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Philippines Energy Situation

From energypedia
Philippines
Flag of Philippines.png
Location _______.png

Capital:

Manila

Region:

Coordinates:

13.0000° N, 122.0000° E

Total Area (km²): It includes a country's total area, including areas under inland bodies of water and some coastal waterways.

300,000

Population: It is based on the de facto definition of population, which counts all residents regardless of legal status or citizenship--except for refugees not permanently settled in the country of asylum, who are generally considered part of the population of their country of origin.

109,581,085 (2020)

Rural Population (% of total population): It refers to people living in rural areas as defined by national statistical offices. It is calculated as the difference between total population and urban population.

53 (2020)

GDP (current US$): It is the sum of gross value added by all resident producers in the economy plus any product taxes and minus any subsidies not included in the value of the products. It is calculated without making deductions for depreciation of fabricated assets or for depletion and degradation of natural resources.

3,614,893,543,502 (2020)

GDP Per Capita (current US$): It is gross domestic product divided by midyear population

3,298.83 (2020)

Access to Electricity (% of population): It is the percentage of population with access to electricity.

no data

Energy Imports Net (% of energy use): It is estimated as energy use less production, both measured in oil equivalents. A negative value indicates that the country is a net exporter. Energy use refers to use of primary energy before transformation to other end-use fuels, which is equal to indigenous production plus imports and stock changes, minus exports and fuels supplied to ships and aircraft engaged in international transport.

45.77 (2014)

Fossil Fuel Energy Consumption (% of total): It comprises coal, oil, petroleum, and natural gas products.

62.43 (2014)

Source: World Bank



Additional information on Philippines on energypedia:

Energy Situation

The Philippines is an emerging economy and its economy has greatly shifted from agriculture to industry.In terms of energy use, conventional fossil fuels (oil and gas) are the main source for its primary energy demands. According to the 2011 primary energy consumption of the Philippines, 31% of the consumption was met by oil, 20% by coal, 22% by geothermal, 12% by biomass, 6% by hydro and 1% by other renewable energy like wind, solar and biofuel. [1]

The Philippines is located in the Pacific Ring of Fire and thus has a high geothermal potential. In terms of electricity generation, 41.4% of the electricity demand is met by geothermal energy, 28% by coal, 11.4% by hydro, 15% by natural gas and 0.1% by wind, solar and biofuel. In terms of installed capacity for power generation Hydro is 63.2%, 35.1% is geothermal , 1.1% is biomass and 0.6% by wind and 0.1% solar. [1]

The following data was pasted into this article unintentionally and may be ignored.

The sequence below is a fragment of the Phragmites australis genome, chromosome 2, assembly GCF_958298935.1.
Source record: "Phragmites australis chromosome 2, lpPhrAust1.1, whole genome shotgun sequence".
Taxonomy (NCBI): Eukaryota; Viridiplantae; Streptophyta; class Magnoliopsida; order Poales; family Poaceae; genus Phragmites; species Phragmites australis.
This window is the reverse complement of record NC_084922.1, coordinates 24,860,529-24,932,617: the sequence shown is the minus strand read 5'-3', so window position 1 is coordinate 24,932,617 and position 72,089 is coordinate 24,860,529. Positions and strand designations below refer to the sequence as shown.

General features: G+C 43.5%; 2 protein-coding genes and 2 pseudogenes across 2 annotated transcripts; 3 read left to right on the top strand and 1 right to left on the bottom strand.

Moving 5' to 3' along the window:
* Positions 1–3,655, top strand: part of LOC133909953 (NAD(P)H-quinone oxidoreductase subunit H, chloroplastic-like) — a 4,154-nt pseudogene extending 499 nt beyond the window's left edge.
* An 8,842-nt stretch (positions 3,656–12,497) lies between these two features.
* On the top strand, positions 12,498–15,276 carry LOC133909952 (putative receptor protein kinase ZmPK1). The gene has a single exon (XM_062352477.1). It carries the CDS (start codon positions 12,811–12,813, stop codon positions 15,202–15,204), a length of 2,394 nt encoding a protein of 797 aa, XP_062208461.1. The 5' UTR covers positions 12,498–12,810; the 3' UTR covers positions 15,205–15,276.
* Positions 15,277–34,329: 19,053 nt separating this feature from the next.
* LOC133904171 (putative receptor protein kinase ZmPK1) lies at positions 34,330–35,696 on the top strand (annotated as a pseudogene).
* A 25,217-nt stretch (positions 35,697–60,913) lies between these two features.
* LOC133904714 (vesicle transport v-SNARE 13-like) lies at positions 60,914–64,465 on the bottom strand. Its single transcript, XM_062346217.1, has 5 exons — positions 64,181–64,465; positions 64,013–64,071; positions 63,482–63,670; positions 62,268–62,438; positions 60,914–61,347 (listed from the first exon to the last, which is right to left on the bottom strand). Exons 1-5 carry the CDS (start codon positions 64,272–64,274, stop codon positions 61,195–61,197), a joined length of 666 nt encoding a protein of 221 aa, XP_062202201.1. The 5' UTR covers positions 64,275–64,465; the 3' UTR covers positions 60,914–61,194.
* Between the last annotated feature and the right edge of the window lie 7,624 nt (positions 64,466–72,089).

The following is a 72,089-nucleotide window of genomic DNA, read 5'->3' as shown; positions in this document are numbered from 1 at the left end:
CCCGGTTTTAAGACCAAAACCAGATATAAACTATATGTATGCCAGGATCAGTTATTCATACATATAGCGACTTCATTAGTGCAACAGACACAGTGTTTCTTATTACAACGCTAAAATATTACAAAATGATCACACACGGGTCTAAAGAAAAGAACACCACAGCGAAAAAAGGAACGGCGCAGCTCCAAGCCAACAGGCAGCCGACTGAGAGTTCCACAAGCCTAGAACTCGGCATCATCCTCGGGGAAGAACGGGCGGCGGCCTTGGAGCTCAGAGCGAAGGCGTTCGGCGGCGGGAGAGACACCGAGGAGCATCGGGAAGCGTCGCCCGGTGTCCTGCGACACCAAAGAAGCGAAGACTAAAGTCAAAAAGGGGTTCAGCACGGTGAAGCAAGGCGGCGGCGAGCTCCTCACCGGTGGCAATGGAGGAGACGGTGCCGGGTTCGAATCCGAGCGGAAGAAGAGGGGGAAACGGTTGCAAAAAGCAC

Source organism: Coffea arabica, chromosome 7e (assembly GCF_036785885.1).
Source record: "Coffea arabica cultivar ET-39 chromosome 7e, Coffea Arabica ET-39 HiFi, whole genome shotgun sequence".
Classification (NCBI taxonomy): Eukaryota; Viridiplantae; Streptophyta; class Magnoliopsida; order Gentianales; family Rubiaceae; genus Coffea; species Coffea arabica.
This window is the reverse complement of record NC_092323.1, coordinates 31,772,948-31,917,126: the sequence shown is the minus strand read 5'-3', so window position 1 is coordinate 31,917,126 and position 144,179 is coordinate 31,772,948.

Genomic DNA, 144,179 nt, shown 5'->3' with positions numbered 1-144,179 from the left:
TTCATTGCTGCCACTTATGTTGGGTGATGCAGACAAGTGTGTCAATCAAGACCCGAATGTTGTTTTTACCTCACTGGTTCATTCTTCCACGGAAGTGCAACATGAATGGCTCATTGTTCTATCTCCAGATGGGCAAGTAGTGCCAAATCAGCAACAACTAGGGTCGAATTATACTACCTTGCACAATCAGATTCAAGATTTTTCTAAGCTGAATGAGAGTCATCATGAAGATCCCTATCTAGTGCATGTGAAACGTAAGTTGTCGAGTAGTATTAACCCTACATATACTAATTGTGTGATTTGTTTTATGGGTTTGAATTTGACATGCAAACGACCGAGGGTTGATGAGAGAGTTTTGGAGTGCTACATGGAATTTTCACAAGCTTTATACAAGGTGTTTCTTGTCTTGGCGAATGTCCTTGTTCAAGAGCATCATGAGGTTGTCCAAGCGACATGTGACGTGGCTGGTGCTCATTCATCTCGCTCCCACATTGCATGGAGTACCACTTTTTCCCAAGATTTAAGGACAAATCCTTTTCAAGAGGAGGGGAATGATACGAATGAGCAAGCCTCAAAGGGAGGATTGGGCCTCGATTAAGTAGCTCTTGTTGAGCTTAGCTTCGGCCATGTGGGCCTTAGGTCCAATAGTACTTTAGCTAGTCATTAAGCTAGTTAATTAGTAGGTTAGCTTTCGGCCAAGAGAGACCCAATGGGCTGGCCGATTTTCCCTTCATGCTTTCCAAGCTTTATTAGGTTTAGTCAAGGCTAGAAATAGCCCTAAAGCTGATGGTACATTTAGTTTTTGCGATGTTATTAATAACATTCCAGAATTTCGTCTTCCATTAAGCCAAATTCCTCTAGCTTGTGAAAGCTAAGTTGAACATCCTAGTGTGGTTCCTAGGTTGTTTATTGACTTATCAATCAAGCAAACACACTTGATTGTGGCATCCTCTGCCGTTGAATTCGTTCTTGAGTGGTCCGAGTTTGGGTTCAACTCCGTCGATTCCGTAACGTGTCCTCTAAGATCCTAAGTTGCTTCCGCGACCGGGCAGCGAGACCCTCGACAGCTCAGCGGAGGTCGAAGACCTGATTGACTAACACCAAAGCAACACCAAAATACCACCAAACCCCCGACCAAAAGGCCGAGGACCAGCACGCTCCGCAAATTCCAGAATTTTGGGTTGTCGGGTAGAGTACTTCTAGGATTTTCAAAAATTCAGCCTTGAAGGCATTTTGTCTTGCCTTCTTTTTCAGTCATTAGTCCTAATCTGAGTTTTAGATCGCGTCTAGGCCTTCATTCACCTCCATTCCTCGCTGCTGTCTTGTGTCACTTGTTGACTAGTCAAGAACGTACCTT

Electricity Situation

The table below provides an overview of the electricity tariffs in Philippiness[1]: Electricity Tariff in Philippines

Policy

The Government of Philippines has introduced various policies to foster renewable energy . Some of the policies are income tax holiday up to 7 years, duty-free import of equipment for renewable energy technologies and so on. In 2012, the government launched the new feed-in tariff (FIT) and is summarized in the table below[1]:
Feed in Tariff in the Philippines

Further Information

  • IRENA Renewables Readiness Assessment (RRA) (2017):Like many countries in South East Asia, the Philippines faces twin challenges of population growth and rising energy demand. Dependent on imports for nearly half its primary energy supply, the country is highly exposed to oil price volatility. Frequent tropical storms, meanwhile, adversely impact its energy infrastructure. In response, the Philippines has resolved to bolster energy security, pursue low-carbon economic development and contribute global efforts against climate change. Renewable energy technologies have become increasingly prominent in national planning and policy-making. An ambitious target adopted in 2011 calls for 15.3 gigawatts of renewable power capacity by 2030. This RRA, undertaken in co-operation with the Philippine government, identifies barriers and proposes key actions to strengthen the policy, regulatory and institutional framework in order to accelerate renewable energy deployment.

Reference